Wearable warfare: Jawbone says Fitbit stole its secrets

Here comes trouble

Jawbone has filed a lawsuit against five of its former employees and Fitbit, claiming its ex-staff poached company secrets costing "hundreds of millions of dollars" - before jumping ship to its rivals.

According to Jawbone, its former employees began downloading highly-secret information about the company onto USB drives before they began working at Fitbit - it's like Edward Snowden/GCHQ all over again.

"This case arises out of the clandestine efforts of Fitbit to steal talent, trade secrets and intellectual property from its chief competitor," lawyers for Jawbone stated.

The UP3 makers have said their ex-employees essentially gave their "playbook for the future" to their key rivals in the fitness tracking market.

The lawsuit goes on to say that Fitbit intentionally tried to poach around a third of Jawbone's staff, with one consultant reportedly saying, "Fitbit's objective is to decimate Jawbone".

Fitbit is still one of the most successful wearable companies, revealing that it's sold around 21 million devices since 2011. The company has come under pressure recently from budget Chinese manufacturers, and more premium devices such as the Apple Watch.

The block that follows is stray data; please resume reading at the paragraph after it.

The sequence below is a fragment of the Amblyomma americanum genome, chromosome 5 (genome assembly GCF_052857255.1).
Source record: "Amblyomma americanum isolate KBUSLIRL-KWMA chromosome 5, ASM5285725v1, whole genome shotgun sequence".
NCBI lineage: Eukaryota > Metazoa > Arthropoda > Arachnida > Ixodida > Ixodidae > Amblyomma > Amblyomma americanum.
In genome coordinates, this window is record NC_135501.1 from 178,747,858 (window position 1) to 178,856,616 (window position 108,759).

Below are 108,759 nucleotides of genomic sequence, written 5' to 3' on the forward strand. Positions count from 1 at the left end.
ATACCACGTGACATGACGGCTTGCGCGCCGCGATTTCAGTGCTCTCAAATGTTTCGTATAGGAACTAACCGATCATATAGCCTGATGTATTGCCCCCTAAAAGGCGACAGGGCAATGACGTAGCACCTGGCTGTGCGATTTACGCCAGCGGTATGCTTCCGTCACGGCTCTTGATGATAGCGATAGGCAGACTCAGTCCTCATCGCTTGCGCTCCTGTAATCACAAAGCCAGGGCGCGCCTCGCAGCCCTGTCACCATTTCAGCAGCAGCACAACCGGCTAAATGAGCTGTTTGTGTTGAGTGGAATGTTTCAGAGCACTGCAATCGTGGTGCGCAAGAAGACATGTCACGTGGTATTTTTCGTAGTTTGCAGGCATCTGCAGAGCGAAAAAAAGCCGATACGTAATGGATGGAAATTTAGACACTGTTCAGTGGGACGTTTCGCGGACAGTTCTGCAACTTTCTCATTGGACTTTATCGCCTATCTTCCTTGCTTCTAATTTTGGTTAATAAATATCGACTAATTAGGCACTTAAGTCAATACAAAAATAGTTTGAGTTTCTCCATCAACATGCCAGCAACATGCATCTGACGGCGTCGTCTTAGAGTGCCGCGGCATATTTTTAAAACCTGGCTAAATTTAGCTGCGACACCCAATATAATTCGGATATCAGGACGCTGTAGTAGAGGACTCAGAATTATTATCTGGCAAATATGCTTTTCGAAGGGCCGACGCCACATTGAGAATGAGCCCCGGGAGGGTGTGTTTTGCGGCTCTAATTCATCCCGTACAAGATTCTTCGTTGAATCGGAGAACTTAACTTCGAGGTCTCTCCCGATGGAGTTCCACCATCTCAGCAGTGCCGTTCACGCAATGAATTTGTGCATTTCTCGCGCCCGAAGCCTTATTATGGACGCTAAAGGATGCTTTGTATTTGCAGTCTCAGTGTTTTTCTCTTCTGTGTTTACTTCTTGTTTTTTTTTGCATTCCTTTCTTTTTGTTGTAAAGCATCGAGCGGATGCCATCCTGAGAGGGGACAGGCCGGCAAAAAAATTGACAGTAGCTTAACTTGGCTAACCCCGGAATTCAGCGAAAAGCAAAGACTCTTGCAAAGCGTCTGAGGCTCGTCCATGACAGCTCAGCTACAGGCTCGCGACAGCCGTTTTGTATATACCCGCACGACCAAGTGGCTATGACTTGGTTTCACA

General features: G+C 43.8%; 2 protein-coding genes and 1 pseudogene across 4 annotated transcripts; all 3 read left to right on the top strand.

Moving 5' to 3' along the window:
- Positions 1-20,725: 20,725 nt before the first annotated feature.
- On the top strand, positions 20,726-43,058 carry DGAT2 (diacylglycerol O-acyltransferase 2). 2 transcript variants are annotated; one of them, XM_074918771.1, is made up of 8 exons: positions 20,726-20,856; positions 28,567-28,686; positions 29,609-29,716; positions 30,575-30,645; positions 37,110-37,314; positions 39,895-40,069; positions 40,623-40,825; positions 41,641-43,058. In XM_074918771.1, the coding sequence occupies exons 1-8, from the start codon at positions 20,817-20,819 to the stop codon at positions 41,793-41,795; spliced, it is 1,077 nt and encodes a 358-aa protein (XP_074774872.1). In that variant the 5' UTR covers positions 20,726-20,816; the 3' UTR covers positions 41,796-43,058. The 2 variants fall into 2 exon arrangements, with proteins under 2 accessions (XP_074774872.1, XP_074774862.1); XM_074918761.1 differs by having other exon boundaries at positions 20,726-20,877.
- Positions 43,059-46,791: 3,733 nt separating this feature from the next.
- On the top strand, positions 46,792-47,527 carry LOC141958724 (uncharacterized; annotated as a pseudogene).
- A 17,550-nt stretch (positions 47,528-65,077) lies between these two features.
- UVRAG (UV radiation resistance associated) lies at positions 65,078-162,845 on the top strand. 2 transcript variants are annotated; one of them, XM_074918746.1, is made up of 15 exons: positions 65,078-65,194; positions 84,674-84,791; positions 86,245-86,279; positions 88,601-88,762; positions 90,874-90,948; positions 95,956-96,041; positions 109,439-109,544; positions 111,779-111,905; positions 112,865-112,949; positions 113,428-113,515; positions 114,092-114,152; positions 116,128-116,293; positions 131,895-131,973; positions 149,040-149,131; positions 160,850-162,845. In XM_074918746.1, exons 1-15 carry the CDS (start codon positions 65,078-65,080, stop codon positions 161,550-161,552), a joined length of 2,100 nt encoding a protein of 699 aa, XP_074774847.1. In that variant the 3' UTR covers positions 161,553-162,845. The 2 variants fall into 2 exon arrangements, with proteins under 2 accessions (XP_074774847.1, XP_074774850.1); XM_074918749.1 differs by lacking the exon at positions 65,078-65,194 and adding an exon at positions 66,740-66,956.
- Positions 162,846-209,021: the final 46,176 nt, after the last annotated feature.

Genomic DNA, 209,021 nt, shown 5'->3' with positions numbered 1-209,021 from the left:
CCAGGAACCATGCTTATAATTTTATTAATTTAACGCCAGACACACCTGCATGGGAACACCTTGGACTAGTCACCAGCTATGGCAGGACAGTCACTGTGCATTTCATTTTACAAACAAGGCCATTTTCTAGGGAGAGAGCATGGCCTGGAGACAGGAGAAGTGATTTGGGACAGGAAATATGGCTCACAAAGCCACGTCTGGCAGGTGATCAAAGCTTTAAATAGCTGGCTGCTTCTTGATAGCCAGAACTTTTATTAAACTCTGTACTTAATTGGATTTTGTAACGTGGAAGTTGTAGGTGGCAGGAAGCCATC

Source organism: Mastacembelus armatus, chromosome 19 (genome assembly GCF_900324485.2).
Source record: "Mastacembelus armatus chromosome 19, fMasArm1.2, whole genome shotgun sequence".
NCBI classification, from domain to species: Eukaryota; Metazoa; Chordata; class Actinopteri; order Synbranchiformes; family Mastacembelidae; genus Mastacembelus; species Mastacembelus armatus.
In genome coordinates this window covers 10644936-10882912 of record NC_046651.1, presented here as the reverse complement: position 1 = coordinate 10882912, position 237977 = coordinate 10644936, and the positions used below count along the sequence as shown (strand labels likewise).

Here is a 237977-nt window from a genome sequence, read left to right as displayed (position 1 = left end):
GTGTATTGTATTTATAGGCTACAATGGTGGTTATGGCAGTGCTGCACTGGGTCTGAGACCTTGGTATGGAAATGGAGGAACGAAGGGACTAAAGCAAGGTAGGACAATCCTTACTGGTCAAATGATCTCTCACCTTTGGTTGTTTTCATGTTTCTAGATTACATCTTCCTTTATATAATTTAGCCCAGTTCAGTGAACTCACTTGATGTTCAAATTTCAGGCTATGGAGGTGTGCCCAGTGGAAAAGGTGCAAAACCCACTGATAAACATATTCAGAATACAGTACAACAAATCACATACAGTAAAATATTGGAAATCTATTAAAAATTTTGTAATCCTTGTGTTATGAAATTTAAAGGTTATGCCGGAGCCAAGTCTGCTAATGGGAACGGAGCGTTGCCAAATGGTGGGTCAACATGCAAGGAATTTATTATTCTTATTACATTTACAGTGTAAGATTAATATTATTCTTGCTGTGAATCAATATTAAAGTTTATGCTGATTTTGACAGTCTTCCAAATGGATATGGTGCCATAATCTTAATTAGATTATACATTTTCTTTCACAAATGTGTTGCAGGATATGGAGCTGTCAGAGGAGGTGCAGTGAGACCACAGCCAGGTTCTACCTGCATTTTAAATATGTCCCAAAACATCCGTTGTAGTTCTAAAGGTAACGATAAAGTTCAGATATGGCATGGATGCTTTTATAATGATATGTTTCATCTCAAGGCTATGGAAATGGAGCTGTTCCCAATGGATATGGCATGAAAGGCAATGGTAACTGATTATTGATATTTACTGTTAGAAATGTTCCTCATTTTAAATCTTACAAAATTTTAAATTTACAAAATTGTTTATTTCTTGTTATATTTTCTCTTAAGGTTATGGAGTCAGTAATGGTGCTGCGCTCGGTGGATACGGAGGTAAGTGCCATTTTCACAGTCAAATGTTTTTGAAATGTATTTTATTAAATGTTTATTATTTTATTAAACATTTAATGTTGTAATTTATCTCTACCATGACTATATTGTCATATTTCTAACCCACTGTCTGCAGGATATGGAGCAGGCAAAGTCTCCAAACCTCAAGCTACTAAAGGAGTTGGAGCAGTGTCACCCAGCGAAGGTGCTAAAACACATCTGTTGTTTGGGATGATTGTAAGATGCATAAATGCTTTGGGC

Bad times

This lawsuit comes at a particularly bad time for Fitbit, as the company prepare to raise at least $100m in an IPO tomorrow.

Fitbit have released a statement to the New York Times saying, "As the pioneer and leader in the connected health and fitness market, Fitbit has no need to take information from Jawbone or any other company. We are unaware of any confidential or proprietary information of Jawbone in our possession and we intend to vigorously defend against these allegations,"

It's not the first piece of bad news the company has received since announcing plans to go public. It was recently being targeted in a lawsuit regarding the accuracy of its sleep tacking features and the recall of its Force wristband.